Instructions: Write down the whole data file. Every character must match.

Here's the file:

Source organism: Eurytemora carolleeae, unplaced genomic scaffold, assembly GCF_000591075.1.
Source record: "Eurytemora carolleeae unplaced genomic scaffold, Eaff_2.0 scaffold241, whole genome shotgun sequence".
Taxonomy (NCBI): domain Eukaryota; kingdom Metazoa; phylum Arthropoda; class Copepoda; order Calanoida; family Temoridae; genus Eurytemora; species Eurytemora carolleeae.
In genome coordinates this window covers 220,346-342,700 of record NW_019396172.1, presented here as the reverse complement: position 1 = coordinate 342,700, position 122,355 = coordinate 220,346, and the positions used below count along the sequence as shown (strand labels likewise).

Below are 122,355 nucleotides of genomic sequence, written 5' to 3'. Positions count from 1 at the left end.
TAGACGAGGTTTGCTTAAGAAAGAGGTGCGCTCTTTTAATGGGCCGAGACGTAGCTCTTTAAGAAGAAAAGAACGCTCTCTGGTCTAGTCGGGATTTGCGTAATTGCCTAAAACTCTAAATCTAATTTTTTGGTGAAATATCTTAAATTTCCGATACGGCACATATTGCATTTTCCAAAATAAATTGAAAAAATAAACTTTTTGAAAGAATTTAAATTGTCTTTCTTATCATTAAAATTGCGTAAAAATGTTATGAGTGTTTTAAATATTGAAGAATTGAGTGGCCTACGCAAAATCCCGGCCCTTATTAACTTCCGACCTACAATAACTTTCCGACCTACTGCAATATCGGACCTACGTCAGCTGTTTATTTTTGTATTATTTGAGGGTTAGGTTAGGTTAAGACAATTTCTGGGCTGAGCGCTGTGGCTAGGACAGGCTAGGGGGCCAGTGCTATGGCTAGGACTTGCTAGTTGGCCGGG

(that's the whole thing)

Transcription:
Source organism: Eurytemora carolleeae, unplaced genomic scaffold, assembly GCF_000591075.1.
Source record: "Eurytemora carolleeae unplaced genomic scaffold, Eaff_2.0 scaffold241, whole genome shotgun sequence".
Taxonomy (NCBI): domain Eukaryota; kingdom Metazoa; phylum Arthropoda; class Copepoda; order Calanoida; family Temoridae; genus Eurytemora; species Eurytemora carolleeae.
In genome coordinates this window covers 220,346-342,700 of record NW_019396172.1, presented here as the reverse complement: position 1 = coordinate 342,700, position 122,355 = coordinate 220,346, and the positions used below count along the sequence as shown (strand labels likewise).

Below are 122,355 nucleotides of genomic sequence, written 5' to 3'. Positions count from 1 at the left end.
TAGACGAGGTTTGCTTAAGAAAGAGGTGCGCTCTTTTAATGGGCCGAGACGTAGCTCTTTAAGAAGAAAAGAACGCTCTCTGGTCTAGTCGGGATTTGCGTAATTGCCTAAAACTCTAAATCTAATTTTTTGGTGAAATATCTTAAATTTCCGATACGGCACATATTGCATTTTCCAAAATAAATTGAAAAAATAAACTTTTTGAAAGAATTTAAATTGTCTTTCTTATCATTAAAATTGCGTAAAAATGTTATGAGTGTTTTAAATATTGAAGAATTGAGTGGCCTACGCAAAATCCCGGCCCTTATTAACTTCCGACCTACAATAACTTTCCGACCTACTGCAATATCGGACCTACGTCAGCTGTTTATTTTTGTATTATTTGAGGGTTAGGTTAGGTTAAGACAATTTCTGGGCTGAGCGCTGTGGCTAGGACAGGCTAGGGGGCCAGTGCTATGGCTAGGACTTGCTAGTTGGCCGGG